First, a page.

The New Era Name

The New Era Name

The name for Japan’s next era, which starts on the first of May with the accession of the new Tennō, was announced yesterday: Reiwa (令和). The announcement was made at 11:41 yesterday morning, and it has dominated the news since.

Much of this news has been about people’s impression of the name. My daughter (age 11) was unimpressed, and thought that it sounded like it had been chosen by a bunch of old guys. Which is accurate. As a sound, it has grown on me, and I think it will be fine.

Another important factor is the meaning of the name. According to Prime Minister Abë, who probably had the final say on what was chosen, the meaning is “As people bring their hearts together in beautiful harmony, culture is born and grows”.

If we look at the meaning of the characters, things are a little more complex. “Wa (和)” means harmony, or peace, or Japan. It is a common character in era names; it has been used 20 times, most recently in Shōwa, the era from 1926 to 1989.

“Rei (令)”, however, has never been used in an era name before. One of the meanings is “good” or “auspicious”, and it is used as an honorific when talking about other people’s families: “令嬢 (reijō)” is a very polite way of referring to someone else’s daughter. People have very occasionally used it to refer to my daughter, but it is uncommon, because it is very polite. This is the intended meaning, and the US media apparently translated “Reiwa” as “auspicious peace”. (I’m relying on Japanese media reports of what the US media said, so I don’t know which bit of the media that was.)

However, the primary use of “rei” means “an order” or “law”. It means someone with authority telling you what to do. This is why the British media translated “Reiwa” as “order and harmony”. You could also translate it as “command to be Japanese”, but I suspect that everyone involved would repudiate that interpretation. Part of the point of an era name is that, as only two characters, it can be interpreted in many different ways, so providing a single interpretation is somewhat dishonest. “Auspicious Harmony” is probably the best option if you have to offer a quick English version.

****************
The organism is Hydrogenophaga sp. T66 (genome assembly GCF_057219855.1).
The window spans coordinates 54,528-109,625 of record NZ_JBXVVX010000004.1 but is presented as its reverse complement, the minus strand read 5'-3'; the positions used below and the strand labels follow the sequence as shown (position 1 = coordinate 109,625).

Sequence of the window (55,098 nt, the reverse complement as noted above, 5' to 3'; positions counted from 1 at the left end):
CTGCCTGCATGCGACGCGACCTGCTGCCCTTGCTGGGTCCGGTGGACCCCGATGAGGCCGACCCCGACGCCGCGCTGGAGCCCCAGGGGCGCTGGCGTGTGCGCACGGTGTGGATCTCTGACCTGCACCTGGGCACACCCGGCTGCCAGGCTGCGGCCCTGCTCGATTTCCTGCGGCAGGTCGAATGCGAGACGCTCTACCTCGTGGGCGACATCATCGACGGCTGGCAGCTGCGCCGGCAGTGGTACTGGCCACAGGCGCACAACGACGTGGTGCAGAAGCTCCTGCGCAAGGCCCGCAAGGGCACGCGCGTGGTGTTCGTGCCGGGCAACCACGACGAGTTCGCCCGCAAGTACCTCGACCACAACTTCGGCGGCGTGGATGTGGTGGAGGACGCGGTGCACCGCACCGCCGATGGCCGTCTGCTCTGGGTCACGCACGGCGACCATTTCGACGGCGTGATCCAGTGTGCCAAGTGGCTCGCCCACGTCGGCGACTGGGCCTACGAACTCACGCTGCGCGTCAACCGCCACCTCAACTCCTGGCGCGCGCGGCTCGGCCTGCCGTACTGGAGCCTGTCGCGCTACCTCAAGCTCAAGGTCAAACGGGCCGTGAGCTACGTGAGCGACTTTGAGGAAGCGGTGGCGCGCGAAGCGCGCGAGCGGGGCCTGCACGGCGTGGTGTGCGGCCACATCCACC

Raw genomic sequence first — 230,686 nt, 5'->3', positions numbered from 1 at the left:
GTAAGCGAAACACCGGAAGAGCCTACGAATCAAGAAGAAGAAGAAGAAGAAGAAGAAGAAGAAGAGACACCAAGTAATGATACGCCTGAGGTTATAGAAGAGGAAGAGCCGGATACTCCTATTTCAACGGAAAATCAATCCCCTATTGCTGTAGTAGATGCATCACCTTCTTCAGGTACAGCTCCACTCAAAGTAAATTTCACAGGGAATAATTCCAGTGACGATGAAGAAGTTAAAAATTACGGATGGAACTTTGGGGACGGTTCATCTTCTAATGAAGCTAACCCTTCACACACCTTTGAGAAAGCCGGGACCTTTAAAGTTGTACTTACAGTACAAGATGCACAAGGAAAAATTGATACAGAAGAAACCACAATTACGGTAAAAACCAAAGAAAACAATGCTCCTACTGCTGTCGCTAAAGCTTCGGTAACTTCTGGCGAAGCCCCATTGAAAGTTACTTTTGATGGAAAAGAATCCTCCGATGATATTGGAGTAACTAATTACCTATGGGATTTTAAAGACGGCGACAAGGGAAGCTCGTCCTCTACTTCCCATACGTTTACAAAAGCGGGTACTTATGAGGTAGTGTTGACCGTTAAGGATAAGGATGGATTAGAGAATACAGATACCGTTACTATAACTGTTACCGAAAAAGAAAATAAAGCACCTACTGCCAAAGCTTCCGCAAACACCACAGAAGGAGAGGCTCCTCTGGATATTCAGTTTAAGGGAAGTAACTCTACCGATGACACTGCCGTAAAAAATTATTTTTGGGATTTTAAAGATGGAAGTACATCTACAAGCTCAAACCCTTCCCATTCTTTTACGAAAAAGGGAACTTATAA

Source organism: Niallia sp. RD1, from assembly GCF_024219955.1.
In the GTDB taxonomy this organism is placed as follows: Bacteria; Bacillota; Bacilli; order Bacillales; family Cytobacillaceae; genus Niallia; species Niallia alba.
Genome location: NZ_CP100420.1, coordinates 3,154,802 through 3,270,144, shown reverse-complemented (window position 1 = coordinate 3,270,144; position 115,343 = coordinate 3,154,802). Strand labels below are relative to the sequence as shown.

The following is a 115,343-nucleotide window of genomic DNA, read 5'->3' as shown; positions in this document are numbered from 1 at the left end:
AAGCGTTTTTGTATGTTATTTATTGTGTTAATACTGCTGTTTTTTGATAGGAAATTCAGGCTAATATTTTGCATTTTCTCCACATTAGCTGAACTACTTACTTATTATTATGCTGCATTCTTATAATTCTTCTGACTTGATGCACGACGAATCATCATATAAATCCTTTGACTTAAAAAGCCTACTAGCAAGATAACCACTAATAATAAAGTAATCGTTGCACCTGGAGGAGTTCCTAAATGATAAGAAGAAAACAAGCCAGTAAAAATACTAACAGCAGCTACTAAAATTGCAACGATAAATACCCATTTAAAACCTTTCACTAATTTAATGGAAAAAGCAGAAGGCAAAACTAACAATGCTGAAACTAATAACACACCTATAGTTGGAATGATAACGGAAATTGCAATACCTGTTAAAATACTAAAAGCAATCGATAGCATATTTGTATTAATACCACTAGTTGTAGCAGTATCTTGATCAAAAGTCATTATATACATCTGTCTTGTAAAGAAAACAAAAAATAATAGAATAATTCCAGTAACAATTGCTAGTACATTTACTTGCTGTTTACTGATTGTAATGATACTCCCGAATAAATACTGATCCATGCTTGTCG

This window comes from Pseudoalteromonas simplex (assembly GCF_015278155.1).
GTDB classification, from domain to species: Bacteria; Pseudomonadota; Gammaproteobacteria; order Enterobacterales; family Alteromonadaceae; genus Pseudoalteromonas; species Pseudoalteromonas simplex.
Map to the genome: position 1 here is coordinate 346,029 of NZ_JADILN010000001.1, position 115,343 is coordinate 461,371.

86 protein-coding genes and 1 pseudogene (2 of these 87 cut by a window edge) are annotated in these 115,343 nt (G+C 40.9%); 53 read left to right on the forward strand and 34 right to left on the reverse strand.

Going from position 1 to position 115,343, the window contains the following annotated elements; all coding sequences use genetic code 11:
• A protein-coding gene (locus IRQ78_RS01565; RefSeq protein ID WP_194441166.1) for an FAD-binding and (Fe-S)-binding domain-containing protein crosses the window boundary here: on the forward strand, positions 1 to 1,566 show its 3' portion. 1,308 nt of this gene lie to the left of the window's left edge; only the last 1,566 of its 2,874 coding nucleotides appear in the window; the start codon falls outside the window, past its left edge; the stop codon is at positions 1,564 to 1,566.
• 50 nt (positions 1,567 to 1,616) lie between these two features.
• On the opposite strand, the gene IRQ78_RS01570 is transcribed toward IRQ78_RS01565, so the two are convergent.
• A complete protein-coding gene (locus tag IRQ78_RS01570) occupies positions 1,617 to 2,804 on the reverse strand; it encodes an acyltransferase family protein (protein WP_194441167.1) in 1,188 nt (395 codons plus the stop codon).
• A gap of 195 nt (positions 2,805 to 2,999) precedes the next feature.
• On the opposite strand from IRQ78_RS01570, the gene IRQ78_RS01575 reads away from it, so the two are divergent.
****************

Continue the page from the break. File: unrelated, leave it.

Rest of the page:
Another significant feature is the source of the characters. Japanese era names are always drawn from an ancient text, and until this one they had always been taken from Chinese texts. Reiwa, however, is taken from the Man’yōshū, the oldest surviving Japanese poetry collection, from the eighth century. Obviously, there is nothing wrong with taking Japanese era names from Japanese literature, but official statements have emphasised the history and quality of Japanese culture, so this was clearly also a deliberate move to make the era name more “Japanese”. As scholars have pointed out, however, the Man’yōshū was strongly influenced by Chinese culture, and, as nobody even needs to be told, the whole concept of era names was taken from China in the first place.

It is basically impossible to disentangle traditional Japanese culture from Chinese influences, as can be seen in Shinto, where the Kokugaku movement of the eighteenth and nineteenth centuries aimed to get back to the way Shinto was “before Chinese influence”, and failed. It is like trying to disentangle traditional British culture from Roman or Christian influence; it cannot be done. That influence was a central part of the traditional culture.

In any case, I hope that the next era lives up to its name as a time of auspicious peace, harmony, and culture.

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